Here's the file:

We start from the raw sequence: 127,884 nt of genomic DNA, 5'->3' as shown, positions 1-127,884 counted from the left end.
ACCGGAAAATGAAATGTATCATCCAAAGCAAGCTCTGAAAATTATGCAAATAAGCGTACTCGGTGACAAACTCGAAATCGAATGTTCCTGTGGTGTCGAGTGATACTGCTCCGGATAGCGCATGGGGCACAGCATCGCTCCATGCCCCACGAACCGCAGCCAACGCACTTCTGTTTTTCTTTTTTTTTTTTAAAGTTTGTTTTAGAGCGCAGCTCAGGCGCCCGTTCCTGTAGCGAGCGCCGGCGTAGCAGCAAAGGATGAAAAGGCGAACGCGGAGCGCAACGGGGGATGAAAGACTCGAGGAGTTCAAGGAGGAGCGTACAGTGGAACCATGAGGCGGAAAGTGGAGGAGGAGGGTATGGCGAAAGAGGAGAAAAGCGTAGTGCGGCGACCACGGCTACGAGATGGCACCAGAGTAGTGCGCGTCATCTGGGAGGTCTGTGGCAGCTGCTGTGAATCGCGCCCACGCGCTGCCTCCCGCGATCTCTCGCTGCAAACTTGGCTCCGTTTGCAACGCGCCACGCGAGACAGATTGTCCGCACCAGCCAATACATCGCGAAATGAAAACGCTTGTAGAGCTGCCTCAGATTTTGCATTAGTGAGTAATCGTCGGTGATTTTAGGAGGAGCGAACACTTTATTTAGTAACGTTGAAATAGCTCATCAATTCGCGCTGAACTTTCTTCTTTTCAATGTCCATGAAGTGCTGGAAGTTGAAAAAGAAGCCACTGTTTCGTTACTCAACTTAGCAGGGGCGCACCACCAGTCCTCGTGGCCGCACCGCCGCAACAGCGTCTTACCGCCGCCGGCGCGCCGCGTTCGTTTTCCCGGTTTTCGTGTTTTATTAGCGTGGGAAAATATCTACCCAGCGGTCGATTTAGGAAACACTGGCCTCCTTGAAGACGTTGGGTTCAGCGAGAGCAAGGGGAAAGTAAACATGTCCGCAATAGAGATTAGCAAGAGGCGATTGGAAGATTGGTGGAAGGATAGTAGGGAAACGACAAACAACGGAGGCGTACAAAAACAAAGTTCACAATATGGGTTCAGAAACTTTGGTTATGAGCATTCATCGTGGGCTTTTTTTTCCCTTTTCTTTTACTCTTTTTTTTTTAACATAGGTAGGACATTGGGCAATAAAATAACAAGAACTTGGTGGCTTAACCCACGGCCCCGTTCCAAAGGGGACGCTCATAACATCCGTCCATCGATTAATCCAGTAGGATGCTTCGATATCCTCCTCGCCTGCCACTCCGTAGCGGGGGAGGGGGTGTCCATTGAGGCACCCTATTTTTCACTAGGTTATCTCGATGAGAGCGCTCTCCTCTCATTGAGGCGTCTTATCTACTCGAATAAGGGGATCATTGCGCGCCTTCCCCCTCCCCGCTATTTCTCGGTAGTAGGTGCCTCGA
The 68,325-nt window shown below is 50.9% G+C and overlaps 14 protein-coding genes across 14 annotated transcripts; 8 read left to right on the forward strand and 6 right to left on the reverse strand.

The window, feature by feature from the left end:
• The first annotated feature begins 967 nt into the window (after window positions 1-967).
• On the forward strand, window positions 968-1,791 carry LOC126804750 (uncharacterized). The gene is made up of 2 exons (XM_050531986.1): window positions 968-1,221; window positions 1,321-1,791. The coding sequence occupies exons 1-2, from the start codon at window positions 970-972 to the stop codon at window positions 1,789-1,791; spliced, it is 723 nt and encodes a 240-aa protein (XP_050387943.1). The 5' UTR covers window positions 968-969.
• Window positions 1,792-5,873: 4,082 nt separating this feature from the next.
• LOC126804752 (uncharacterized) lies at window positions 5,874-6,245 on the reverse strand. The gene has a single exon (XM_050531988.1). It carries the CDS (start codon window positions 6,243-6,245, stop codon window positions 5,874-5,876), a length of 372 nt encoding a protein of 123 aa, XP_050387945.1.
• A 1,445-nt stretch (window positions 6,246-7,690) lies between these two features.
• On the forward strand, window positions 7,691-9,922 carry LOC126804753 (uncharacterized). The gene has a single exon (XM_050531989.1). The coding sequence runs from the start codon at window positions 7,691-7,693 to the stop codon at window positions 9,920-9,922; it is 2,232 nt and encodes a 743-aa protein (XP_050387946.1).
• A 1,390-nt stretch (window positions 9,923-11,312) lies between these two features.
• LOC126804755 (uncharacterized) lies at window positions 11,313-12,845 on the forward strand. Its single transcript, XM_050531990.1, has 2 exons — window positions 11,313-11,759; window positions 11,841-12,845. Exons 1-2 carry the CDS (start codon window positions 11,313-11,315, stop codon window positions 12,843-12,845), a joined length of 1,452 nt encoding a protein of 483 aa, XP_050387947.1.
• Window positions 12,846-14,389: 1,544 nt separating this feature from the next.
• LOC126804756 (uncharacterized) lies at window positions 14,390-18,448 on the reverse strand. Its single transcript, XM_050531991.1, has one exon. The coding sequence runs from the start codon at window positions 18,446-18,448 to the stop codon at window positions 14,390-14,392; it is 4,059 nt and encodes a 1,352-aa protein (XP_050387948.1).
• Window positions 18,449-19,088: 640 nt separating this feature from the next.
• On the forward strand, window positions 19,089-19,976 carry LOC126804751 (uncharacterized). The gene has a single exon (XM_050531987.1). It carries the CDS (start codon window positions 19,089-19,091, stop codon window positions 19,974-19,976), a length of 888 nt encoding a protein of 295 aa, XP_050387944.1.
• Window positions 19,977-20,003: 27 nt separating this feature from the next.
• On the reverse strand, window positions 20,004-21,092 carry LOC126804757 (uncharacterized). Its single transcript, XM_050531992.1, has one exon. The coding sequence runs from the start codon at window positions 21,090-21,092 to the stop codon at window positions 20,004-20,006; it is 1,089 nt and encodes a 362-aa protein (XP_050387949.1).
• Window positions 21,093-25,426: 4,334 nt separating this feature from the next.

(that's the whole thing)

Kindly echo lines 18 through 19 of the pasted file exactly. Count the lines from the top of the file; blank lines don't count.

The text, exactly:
• On the reverse strand, window positions 20,004-21,092 carry LOC126804757 (uncharacterized). Its single transcript, XM_050531992.1, has one exon. The coding sequence runs from the start codon at window positions 21,090-21,092 to the stop codon at window positions 20,004-20,006; it is 1,089 nt and encodes a 362-aa protein (XP_050387949.1).
• Window positions 21,093-25,426: 4,334 nt separating this feature from the next.